In simple words, every kilogram of body water contains 285-290 milli-moles (mmol) of salts – sodium outside of and potassium inside of the cell. Solutes are minor solid components in a liquid (called solvent). This creates a perfect mineral balance in your body.

Have you understood this much? Let’s move forward a bit and see how our body’s hydration requirements vary and what factors affect it.

  • Do Our Body’s Hydration Requirements Vary?

Several factors affect hydration and your daily water requirements, and this will answer the popular question, “how much water should I drink in a day”?.

Your body loses water depending upon the climate and your physical activity (whether you are an athlete, moderately active or a couch-potato like me).

The minimum amount of fluid loss from the body is called obligatory water loss and this happens when you sweat and urinate. An average man of 60 kg who has a sedentary lifestyle, loses about 2,227 – 3,205 ml of water every day, out of which about 1,149 – 2,132 ml is expelled in the form of urine.

You also lose a small amount of fluid through feces (about 100 ml/day) and respiratory tract. This is called insensible fluid loss. Two researchers, Holliday and Segar, proposed that an average man has about 50 ml/kcal of insensible water loss everyday.

Several factors can affect obligatory water loss and insensible water loss such as:

  • Temperature, humidity, and air currents
  • Altitude
  • Volume of air breathed in
  • Clothing
  • Blood circulation through skin
  • Lifestyle – both active and sedentary
  • Diet
  • Diseases, such as diarrhea can lead to dehydration, edema leads to water retention in the body, kidney disease, and lymphatic obstruction etc.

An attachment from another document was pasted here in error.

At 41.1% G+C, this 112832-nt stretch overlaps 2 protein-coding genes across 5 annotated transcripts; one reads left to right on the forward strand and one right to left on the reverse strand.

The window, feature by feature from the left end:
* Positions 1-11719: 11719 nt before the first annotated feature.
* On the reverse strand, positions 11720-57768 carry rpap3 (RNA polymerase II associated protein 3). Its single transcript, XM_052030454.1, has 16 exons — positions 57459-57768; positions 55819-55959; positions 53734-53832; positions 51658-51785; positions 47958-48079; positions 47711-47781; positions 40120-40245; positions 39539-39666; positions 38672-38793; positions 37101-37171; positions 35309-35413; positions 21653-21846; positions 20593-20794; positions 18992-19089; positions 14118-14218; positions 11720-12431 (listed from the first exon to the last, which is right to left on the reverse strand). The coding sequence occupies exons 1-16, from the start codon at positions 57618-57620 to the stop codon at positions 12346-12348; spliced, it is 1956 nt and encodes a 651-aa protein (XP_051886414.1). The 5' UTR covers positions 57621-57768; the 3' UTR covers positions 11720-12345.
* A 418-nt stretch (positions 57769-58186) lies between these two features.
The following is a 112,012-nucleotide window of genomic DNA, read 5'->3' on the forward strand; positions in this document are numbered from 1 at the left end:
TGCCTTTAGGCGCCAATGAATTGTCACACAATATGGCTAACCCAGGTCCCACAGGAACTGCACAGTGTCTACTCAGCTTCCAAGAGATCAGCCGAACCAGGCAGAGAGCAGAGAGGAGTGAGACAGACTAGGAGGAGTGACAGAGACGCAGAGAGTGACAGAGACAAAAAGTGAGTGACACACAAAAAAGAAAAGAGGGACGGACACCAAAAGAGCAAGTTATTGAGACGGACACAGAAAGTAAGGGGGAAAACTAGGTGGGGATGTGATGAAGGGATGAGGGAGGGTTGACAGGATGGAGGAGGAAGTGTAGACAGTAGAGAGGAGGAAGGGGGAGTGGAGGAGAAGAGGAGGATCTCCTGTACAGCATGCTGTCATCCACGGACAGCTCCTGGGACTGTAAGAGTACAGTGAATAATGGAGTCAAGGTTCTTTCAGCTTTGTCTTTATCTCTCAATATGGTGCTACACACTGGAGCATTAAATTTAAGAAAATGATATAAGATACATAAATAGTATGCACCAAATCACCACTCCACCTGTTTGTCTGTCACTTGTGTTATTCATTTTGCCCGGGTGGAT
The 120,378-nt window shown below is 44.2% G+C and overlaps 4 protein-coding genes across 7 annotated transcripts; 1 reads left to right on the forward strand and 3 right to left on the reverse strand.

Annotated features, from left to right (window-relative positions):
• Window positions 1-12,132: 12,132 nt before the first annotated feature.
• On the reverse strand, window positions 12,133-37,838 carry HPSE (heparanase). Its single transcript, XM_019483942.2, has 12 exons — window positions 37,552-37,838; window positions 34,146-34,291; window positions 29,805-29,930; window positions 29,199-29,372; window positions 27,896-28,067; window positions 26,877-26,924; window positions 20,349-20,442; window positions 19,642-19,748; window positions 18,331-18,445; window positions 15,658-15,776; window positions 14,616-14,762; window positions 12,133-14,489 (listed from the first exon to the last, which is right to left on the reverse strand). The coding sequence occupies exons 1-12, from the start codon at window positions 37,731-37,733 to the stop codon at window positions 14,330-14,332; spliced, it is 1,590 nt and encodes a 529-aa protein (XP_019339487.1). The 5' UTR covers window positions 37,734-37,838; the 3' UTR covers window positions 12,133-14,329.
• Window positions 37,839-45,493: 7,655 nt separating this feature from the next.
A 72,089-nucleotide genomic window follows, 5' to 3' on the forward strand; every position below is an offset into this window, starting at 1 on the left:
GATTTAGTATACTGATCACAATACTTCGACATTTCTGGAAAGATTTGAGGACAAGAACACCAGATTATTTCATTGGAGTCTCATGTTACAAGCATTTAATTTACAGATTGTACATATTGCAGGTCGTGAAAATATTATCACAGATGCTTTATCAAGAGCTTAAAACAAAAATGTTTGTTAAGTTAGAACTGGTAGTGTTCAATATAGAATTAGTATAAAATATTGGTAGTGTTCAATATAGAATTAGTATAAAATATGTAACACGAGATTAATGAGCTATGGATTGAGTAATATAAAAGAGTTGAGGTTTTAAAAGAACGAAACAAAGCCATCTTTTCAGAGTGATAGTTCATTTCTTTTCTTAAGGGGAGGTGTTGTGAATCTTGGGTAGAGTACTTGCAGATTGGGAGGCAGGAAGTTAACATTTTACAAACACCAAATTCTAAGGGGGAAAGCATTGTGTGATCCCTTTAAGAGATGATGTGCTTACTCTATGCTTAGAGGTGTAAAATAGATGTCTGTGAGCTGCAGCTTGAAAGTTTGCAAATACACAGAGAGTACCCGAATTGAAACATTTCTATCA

• Medicines, such as NSAIDs, calcium channel blockers (CCBs), steroids and diabetes drugs can lead to edema.
  • Hormonal disorder – antidiuretic or vasopressin hormone deficiency can cause frequent urination and excessive water loss. Vasopressin is a hormone produced and released by your pituitary gland that prevents excessive loss of water from urine.

How Much Water Should I Drink in a Day

How Much Water Should I Drink A Day? Facts About Water Intake

Okay, we have gone a bit too serious up there. Let us loosen up, drink a glass or two of water and have a quick look at some of the interesting facts about water intake.

  • You may think your body gets fluid only from the water you drink daily. Incorrect! Your body also sucks water out of food to make up for its needs. Non-water fluid also meets your body’s hydration needs
  • How much water should I drink a day? Saying you should drink 8 or 10 glasses of water in a day is nothing but, to put it mildly, a highly misplaced claim and gross generalization. In fact, some doctors venture ahead and bluntly dub it “non-sense”.

Fluid requirements are highly individualistic and can vary on day-to-day basis. No scientific study has ever supported or recommended this number. Next time an overly-worrying stranger nags you, you know how to give them a befitting shut up call, right?

  • As opposed to the popular belief, drinking bottled water does not cause tooth decay.
  • Men have a higher body water content than women.
  • Drinking large amount of water in a short period of time overburdens your kidneys and can even lead to death

How Much Water Should I Drink A Day? Your Daily Water Intake Requirements